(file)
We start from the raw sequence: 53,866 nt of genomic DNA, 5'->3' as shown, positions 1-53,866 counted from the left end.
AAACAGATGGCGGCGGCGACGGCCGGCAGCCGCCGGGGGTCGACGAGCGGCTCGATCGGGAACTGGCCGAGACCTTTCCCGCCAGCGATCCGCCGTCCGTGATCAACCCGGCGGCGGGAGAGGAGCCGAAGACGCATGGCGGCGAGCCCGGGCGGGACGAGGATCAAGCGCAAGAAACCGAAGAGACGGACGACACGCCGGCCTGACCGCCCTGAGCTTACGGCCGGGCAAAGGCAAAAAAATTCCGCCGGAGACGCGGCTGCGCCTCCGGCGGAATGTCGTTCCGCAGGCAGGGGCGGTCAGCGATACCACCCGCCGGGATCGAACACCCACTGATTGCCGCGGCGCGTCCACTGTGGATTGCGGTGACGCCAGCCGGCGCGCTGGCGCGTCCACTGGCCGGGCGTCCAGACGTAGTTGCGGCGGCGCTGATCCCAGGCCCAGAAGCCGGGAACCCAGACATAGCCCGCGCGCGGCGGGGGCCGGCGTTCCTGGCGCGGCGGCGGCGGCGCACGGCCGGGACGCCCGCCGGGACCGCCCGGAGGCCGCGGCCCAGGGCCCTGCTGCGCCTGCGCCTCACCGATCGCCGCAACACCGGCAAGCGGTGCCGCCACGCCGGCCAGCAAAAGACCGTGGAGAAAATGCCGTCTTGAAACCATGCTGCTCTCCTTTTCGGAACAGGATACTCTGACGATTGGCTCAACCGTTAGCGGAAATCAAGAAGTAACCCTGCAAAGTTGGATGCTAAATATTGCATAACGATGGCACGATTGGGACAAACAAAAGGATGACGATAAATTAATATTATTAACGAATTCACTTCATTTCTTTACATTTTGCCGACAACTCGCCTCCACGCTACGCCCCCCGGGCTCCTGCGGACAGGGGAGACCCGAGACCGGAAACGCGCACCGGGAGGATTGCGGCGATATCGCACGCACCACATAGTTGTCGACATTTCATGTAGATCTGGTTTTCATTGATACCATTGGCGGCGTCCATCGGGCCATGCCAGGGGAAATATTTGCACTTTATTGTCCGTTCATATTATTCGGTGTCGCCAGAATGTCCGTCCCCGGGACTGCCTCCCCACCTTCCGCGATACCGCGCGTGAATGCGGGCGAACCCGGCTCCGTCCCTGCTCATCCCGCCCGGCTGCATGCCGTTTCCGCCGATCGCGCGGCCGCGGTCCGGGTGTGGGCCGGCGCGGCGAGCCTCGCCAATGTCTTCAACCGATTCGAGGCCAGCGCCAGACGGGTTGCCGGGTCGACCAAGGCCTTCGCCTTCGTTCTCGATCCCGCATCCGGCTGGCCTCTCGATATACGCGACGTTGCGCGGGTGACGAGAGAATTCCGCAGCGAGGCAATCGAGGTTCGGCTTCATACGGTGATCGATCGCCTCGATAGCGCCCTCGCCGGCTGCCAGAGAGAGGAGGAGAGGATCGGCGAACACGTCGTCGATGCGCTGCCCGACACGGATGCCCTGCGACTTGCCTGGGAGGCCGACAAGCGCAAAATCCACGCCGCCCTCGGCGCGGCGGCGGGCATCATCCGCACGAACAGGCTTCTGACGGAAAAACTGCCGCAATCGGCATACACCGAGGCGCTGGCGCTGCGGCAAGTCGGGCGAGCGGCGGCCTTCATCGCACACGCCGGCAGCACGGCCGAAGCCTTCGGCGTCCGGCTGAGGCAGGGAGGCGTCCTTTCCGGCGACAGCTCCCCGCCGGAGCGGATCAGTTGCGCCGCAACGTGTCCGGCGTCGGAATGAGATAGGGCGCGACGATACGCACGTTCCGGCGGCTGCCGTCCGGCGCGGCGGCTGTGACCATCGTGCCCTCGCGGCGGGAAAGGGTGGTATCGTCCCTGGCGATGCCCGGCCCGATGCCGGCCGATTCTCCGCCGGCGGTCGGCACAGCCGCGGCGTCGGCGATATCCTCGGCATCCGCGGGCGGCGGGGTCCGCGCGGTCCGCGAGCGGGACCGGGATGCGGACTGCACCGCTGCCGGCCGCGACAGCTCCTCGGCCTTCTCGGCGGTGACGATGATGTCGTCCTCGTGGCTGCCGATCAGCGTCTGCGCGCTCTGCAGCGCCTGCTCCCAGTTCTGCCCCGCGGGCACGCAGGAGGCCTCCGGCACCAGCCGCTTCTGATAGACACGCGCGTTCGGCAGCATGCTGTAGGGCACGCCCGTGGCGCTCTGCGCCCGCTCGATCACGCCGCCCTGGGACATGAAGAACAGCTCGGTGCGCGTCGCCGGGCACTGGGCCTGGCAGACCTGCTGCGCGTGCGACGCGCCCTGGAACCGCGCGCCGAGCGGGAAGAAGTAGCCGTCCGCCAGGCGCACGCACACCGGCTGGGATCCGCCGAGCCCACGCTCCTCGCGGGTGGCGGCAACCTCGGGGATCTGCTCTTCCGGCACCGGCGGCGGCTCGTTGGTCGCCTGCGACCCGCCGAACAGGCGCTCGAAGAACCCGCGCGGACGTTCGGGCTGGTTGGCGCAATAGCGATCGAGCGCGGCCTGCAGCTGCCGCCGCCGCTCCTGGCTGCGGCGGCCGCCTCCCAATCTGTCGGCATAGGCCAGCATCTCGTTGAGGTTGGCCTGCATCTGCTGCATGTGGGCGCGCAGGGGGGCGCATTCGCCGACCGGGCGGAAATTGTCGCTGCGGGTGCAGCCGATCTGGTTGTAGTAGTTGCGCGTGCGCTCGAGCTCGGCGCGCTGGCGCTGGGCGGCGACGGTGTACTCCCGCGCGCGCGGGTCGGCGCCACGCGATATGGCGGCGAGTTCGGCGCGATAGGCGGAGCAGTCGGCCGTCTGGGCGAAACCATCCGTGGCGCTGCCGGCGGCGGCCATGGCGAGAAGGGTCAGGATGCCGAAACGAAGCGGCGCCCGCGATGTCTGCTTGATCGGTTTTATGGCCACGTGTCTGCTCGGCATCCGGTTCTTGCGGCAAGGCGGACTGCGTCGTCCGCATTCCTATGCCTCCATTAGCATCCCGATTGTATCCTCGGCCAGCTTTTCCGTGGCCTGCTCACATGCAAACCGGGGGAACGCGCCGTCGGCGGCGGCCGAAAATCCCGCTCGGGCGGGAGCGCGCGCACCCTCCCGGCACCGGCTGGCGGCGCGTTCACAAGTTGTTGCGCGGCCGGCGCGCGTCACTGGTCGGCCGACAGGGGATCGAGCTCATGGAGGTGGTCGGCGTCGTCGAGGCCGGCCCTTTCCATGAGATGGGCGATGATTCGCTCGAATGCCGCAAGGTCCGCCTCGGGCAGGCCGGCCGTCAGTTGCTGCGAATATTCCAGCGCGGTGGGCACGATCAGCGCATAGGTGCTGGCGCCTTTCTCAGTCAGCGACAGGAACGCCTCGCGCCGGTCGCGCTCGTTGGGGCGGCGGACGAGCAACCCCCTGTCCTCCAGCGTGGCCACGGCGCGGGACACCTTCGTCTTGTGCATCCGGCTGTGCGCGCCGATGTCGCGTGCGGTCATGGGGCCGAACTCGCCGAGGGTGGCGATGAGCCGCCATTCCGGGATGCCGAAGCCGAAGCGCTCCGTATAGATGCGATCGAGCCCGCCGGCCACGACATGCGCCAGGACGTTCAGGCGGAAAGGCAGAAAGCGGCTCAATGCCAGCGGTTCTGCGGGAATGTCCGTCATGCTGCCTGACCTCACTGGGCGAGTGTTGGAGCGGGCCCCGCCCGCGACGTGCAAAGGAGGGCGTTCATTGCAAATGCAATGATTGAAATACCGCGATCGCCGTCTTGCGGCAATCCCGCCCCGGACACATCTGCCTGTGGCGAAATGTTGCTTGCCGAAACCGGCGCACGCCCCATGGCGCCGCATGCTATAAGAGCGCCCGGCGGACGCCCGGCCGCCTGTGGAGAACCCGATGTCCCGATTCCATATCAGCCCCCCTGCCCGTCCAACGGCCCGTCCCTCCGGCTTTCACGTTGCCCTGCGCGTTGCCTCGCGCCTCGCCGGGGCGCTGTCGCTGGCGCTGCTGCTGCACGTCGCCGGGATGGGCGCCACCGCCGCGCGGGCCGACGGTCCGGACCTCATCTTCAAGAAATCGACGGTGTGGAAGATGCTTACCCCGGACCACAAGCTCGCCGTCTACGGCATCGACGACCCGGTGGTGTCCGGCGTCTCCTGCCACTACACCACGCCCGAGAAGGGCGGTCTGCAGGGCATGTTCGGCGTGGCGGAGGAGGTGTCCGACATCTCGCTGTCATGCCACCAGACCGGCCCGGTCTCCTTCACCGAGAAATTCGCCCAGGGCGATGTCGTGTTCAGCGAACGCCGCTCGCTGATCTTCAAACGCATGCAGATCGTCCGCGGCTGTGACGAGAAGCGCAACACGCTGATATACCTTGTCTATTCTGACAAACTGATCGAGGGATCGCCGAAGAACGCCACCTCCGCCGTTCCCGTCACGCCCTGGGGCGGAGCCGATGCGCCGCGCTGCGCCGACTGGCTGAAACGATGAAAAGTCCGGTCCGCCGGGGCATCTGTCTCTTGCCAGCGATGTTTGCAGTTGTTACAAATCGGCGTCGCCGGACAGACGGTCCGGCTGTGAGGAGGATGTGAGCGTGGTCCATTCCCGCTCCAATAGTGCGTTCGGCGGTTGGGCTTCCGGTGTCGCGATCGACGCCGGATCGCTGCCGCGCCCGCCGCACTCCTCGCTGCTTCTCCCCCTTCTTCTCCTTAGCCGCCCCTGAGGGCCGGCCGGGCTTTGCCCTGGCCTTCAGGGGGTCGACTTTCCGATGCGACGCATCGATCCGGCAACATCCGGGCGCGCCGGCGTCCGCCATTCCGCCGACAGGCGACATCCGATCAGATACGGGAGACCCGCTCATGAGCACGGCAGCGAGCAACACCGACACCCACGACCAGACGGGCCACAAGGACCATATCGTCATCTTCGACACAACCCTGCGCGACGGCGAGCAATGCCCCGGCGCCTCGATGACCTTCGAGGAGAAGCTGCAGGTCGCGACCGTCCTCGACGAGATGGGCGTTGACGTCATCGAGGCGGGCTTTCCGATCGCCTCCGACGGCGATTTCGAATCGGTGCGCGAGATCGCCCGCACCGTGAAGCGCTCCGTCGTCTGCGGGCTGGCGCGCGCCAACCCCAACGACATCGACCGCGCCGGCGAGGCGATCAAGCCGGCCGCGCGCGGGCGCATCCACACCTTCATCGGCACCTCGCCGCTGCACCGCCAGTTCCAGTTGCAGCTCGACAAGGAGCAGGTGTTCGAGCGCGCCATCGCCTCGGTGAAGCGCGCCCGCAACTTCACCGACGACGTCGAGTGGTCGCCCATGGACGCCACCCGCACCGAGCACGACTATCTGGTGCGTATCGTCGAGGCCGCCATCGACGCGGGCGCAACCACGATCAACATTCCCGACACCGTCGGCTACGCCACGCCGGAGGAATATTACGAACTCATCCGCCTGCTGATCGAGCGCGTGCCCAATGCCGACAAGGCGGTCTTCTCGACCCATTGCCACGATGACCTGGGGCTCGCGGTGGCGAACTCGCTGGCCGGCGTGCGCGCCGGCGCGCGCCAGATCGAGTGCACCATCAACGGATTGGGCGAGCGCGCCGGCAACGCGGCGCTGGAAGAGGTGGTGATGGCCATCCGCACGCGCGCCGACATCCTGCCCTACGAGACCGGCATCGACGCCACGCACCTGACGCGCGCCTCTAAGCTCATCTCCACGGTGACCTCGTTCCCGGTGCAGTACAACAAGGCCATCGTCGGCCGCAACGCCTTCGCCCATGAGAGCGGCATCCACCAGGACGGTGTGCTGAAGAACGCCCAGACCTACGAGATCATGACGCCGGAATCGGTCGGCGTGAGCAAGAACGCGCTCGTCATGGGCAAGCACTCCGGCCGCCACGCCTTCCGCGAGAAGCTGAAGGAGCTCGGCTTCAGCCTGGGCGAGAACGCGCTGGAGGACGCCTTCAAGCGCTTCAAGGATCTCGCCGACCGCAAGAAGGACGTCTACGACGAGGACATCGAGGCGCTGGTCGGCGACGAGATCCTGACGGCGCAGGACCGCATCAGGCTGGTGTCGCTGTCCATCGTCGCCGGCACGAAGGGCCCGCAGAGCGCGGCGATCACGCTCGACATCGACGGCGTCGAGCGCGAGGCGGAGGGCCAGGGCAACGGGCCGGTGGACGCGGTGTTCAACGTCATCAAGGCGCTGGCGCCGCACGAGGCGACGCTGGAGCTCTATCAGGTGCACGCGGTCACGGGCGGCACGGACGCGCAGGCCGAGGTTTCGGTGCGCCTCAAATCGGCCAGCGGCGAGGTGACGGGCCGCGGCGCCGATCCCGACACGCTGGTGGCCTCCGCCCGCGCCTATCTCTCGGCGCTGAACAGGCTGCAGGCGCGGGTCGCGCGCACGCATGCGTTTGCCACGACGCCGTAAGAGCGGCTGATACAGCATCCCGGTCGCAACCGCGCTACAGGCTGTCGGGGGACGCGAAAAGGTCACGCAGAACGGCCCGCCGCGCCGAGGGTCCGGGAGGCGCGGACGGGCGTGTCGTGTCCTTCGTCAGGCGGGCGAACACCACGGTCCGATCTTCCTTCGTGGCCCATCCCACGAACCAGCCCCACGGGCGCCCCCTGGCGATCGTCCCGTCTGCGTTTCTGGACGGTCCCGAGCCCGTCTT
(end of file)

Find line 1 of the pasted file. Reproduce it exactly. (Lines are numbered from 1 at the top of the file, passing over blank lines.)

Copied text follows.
We start from the raw sequence: 53,866 nt of genomic DNA, 5'->3' as shown, positions 1-53,866 counted from the left end.